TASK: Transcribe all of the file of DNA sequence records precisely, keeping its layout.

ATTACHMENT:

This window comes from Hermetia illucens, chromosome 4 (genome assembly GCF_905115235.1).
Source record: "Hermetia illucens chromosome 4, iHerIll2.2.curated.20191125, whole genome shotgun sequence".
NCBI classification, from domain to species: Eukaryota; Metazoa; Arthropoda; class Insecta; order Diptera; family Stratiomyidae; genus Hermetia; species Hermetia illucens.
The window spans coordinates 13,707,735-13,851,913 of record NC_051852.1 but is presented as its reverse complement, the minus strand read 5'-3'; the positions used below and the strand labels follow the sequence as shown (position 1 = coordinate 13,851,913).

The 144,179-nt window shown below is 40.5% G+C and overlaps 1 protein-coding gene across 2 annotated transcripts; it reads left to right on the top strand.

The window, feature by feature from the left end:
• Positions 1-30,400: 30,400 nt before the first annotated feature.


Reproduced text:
This window comes from Hermetia illucens, chromosome 4 (genome assembly GCF_905115235.1).
Source record: "Hermetia illucens chromosome 4, iHerIll2.2.curated.20191125, whole genome shotgun sequence".
NCBI classification, from domain to species: Eukaryota; Metazoa; Arthropoda; class Insecta; order Diptera; family Stratiomyidae; genus Hermetia; species Hermetia illucens.
The window spans coordinates 13,707,735-13,851,913 of record NC_051852.1 but is presented as its reverse complement, the minus strand read 5'-3'; the positions used below and the strand labels follow the sequence as shown (position 1 = coordinate 13,851,913).

The 144,179-nt window shown below is 40.5% G+C and overlaps 1 protein-coding gene across 2 annotated transcripts; it reads left to right on the top strand.

The window, feature by feature from the left end:
• Positions 1-30,400: 30,400 nt before the first annotated feature.